PC James Patrick, an analyst with the Metropolitan Police 'service' recently gave evidence to a House of Commons committee that the figures are improperly manipulated by senior officers to make police performance look better. He said

Things were clearly being reported as burglaries and then you would rerun the same report after there had been a human intervention, a management intervention, and these burglaries effectively disappeared in a puff of smoke.

How embarrassing for the political class that has used the rigged numbers to assure us it's doing its job of public protection! It seems our 'neurotic' belief that they were feathering their own nests while not giving a flying expletive about us except as sources of feathers was well-founded.

I have been waiting with interest for the state's response to this revelation. And, the Alistair Campbell approved interval for the story to die down having elapsed, here it comes. The Times reports this morning that PC Patrick has been placed on 'restricted duties' and forbidden to speak to public or media. The whistleblower has received his usual reward.

So that's clear then. Lying to make the state look good is fine. The public has no right to know the truth about the performance of the police service it is forced to fund. The career of any public-spirited person with a sense of duty and honour is unlikely to advance in the Met. In marked contrast to that of an officer who heads a botched operation that blows the head off an innocent man, for example.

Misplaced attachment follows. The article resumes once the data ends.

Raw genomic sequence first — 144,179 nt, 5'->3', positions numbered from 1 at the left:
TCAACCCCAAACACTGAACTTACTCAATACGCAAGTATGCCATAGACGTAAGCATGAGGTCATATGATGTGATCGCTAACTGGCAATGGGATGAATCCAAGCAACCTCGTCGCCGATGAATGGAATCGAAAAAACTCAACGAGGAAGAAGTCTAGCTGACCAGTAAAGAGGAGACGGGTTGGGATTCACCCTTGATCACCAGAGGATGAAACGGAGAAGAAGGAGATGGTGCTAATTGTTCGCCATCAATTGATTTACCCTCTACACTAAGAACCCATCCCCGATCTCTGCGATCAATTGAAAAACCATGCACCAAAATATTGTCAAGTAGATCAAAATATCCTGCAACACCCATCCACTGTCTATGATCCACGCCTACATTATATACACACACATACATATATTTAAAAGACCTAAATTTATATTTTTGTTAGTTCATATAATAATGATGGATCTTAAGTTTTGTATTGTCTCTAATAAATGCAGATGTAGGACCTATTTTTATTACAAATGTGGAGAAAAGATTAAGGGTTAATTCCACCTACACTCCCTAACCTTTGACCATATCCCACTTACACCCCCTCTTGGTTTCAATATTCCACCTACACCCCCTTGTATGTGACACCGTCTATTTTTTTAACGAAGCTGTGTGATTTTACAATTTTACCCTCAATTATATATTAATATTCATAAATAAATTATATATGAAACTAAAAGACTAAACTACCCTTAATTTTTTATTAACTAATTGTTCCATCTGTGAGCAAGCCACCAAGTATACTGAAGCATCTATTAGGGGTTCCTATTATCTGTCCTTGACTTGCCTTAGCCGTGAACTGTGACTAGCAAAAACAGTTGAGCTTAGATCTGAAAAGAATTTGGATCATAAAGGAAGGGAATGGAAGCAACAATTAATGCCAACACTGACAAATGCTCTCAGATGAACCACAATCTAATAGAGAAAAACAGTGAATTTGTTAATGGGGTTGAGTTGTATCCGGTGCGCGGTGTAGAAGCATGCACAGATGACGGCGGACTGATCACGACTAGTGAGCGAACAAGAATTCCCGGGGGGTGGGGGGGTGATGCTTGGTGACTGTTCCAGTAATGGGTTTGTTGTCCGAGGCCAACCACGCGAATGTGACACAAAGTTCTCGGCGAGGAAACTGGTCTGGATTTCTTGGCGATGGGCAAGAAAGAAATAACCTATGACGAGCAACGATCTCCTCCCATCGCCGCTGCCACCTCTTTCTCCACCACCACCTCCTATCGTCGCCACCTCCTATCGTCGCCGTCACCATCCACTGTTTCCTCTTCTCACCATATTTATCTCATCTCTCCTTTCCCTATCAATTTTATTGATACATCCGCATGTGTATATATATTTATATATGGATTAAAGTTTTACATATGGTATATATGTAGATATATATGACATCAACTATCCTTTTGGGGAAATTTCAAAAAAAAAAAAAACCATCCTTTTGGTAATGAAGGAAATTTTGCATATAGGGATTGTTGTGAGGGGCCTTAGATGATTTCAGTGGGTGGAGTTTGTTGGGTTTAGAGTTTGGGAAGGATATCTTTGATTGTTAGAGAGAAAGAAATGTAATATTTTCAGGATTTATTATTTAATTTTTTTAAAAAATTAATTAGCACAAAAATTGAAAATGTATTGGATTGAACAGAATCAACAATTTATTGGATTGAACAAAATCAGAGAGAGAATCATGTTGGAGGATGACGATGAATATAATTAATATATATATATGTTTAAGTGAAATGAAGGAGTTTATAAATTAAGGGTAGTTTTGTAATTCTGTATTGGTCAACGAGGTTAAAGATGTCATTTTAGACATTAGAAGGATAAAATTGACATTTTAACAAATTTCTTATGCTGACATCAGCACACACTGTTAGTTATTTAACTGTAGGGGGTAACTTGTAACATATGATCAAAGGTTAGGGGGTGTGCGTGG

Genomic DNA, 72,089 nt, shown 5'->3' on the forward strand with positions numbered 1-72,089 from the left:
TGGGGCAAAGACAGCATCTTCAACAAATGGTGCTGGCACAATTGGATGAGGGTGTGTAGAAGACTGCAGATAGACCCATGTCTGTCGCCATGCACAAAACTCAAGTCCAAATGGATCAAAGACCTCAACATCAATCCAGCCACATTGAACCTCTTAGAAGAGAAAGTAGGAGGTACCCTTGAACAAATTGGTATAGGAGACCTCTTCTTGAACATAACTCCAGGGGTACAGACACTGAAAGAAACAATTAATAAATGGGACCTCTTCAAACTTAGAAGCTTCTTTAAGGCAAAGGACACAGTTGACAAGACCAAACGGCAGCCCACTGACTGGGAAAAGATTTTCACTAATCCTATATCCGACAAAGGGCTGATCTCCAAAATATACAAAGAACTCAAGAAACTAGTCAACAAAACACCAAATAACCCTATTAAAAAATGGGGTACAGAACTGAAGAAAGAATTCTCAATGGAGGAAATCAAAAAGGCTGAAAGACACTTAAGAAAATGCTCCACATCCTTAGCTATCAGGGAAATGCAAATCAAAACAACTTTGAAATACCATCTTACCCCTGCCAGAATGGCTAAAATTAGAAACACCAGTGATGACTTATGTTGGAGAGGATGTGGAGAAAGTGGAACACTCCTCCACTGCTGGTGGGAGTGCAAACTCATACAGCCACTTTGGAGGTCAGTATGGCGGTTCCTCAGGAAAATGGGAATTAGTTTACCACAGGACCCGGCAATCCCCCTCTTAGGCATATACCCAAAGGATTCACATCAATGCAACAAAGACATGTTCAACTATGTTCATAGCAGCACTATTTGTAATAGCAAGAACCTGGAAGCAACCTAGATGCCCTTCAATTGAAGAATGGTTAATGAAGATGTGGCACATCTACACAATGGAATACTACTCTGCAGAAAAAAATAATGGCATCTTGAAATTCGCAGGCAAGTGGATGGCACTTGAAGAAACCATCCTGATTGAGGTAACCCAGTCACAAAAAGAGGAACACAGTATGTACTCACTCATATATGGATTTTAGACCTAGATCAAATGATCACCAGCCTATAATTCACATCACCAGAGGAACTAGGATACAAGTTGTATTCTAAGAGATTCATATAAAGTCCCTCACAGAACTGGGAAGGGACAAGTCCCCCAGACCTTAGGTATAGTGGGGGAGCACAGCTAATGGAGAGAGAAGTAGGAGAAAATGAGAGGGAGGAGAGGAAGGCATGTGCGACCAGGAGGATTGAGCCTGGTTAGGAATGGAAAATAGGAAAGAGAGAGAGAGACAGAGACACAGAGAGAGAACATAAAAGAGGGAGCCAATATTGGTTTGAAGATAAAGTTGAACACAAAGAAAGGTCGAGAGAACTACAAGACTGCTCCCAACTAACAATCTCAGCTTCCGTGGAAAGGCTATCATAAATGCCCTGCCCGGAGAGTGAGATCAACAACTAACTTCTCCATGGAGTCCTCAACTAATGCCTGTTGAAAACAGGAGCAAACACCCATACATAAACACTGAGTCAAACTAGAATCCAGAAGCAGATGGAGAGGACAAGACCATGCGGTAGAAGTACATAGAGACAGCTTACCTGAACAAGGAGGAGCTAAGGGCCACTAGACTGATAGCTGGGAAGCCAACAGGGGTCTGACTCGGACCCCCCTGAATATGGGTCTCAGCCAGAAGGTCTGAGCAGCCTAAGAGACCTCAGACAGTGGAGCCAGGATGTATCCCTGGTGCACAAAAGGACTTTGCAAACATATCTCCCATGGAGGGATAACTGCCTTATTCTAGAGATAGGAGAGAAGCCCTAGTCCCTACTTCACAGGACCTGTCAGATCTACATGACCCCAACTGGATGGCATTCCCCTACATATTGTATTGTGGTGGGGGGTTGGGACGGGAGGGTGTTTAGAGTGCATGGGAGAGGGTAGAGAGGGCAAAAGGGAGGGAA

Nothing to see here folks. Move along now please or you might just find yourself being served.


What you are, not what you want

I learned during my long-ago university days of the key historical change from 'status' to 'contract'. In a sense, modern civilisation began when, not only were rulers subject to the law, but your legal obligations depended not on who you were but what you had agreed.

No more jus primae noctis or knight service. Your obligations depended upon the contracts you entered into. Moderns might think themselves 'wage slaves' because of a real or perceived lack of job opportunities, but their employer had no claims over them qua employer, only by reference to their contract of employment. Their serfdom was therefore metaphorical at most.

As recently as the 1970s then, this was seen as progress in itself and as a key enabler of progress. It was a thoroughly civilised way of organising human relations. Modern society was not possible without it. Indeed my legal history lecturer (leftist though he was) presented it as a key enabling factor of the industrial revolution and therefore of all modern prosperity.

Yet the drift back to status was already well underway. English law, for example, limited an employer's response to the breach of contract involved in refusing to work if it was in the context of a protected strike lawfully organised by a trade union. The status of being under the protection of a trade union (a modern descendant of a medieval guild) alters your employer's legal rights and - in a certain sense - justifies your breach of contract.